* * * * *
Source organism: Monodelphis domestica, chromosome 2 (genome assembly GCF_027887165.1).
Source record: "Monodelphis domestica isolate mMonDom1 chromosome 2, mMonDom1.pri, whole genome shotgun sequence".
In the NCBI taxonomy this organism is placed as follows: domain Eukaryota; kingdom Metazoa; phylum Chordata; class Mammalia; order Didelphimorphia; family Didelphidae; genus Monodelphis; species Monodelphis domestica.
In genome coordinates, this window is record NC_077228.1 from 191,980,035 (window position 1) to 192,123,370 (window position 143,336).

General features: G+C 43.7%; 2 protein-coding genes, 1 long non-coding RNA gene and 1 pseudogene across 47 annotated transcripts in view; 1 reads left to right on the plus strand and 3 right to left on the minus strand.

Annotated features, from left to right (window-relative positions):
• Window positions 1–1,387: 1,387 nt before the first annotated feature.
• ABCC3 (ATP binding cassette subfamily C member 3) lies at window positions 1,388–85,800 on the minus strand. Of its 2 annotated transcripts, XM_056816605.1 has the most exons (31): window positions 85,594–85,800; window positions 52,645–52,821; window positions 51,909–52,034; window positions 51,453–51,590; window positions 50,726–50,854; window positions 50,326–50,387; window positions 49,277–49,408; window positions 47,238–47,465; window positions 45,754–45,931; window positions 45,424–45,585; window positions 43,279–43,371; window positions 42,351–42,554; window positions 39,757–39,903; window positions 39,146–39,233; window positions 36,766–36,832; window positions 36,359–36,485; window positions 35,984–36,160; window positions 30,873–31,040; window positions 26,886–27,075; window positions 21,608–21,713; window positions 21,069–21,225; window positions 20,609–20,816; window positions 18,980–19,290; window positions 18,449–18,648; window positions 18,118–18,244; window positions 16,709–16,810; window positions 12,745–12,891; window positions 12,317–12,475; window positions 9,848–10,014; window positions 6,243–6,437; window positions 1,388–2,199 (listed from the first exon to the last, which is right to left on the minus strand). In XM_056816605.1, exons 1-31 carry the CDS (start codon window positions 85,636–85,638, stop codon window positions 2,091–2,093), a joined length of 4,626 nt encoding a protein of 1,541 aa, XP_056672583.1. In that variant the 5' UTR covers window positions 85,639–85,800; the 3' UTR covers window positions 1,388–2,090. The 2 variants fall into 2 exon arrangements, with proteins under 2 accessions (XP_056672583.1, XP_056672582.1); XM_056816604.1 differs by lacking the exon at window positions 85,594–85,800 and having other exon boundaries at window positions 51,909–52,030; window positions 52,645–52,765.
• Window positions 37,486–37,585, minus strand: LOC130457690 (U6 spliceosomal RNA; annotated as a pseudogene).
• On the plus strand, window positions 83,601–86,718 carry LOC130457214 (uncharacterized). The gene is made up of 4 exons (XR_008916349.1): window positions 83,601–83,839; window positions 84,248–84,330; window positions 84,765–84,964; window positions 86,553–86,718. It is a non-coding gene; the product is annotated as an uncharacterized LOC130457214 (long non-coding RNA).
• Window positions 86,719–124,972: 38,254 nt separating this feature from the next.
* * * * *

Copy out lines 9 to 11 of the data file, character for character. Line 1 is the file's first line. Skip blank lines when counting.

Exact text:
• Window positions 37,486–37,585, minus strand: LOC130457690 (U6 spliceosomal RNA; annotated as a pseudogene).
• On the plus strand, window positions 83,601–86,718 carry LOC130457214 (uncharacterized). The gene is made up of 4 exons (XR_008916349.1): window positions 83,601–83,839; window positions 84,248–84,330; window positions 84,765–84,964; window positions 86,553–86,718. It is a non-coding gene; the product is annotated as an uncharacterized LOC130457214 (long non-coding RNA).
• Window positions 86,719–124,972: 38,254 nt separating this feature from the next.